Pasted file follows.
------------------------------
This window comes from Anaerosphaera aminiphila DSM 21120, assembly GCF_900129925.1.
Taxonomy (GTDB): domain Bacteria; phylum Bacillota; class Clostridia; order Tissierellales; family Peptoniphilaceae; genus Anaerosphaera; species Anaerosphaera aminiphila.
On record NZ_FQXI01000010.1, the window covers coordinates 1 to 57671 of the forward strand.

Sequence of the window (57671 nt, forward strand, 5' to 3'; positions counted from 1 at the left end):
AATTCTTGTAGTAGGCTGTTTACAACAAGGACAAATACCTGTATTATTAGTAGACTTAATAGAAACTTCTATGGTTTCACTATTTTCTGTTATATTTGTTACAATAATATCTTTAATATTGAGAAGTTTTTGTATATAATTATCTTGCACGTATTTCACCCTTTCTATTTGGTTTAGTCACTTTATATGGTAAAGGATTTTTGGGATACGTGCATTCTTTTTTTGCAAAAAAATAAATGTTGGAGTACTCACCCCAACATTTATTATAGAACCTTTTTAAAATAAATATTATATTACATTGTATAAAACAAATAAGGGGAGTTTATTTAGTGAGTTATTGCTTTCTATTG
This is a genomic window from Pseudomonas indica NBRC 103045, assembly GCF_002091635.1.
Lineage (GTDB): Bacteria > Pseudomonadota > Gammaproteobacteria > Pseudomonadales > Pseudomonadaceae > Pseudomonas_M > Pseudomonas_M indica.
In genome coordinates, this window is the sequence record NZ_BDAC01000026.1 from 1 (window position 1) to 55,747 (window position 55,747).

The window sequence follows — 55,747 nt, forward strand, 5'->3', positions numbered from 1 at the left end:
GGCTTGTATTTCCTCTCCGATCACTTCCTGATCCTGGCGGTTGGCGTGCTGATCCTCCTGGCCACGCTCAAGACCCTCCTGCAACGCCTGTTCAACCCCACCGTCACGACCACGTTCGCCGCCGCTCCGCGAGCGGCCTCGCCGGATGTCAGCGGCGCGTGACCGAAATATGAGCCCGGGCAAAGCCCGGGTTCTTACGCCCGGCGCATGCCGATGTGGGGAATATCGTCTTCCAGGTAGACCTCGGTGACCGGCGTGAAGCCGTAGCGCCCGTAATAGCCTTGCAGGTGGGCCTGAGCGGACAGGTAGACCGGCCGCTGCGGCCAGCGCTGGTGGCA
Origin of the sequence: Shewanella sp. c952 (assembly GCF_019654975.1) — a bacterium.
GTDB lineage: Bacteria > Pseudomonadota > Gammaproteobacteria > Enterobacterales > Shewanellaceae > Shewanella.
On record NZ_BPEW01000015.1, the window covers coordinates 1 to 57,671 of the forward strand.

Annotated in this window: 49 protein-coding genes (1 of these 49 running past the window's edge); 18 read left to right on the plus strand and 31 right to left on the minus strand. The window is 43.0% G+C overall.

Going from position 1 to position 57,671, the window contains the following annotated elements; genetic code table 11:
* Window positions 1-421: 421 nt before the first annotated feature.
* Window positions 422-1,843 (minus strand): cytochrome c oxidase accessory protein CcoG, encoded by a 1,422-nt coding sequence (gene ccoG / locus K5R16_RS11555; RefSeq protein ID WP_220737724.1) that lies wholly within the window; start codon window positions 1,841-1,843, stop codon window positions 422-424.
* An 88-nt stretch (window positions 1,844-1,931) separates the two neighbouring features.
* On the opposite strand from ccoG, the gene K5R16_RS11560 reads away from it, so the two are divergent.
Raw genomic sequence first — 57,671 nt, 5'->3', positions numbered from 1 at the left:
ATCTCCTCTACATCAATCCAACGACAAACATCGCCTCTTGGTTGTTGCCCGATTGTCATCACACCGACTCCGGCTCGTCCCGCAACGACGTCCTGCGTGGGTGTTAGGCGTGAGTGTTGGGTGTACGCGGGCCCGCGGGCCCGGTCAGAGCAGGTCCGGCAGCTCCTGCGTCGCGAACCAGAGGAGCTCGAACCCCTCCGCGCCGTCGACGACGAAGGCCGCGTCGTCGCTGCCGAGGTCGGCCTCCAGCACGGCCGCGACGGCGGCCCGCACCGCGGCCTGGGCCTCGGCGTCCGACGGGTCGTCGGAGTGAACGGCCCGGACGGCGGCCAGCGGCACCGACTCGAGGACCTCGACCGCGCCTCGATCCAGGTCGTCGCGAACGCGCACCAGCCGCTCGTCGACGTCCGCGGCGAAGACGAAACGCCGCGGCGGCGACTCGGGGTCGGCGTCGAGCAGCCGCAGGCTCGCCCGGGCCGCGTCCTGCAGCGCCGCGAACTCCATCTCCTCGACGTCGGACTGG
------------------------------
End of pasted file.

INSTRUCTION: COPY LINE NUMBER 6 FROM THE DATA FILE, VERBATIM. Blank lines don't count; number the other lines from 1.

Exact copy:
This is a genomic window from Pseudomonas indica NBRC 103045, assembly GCF_002091635.1.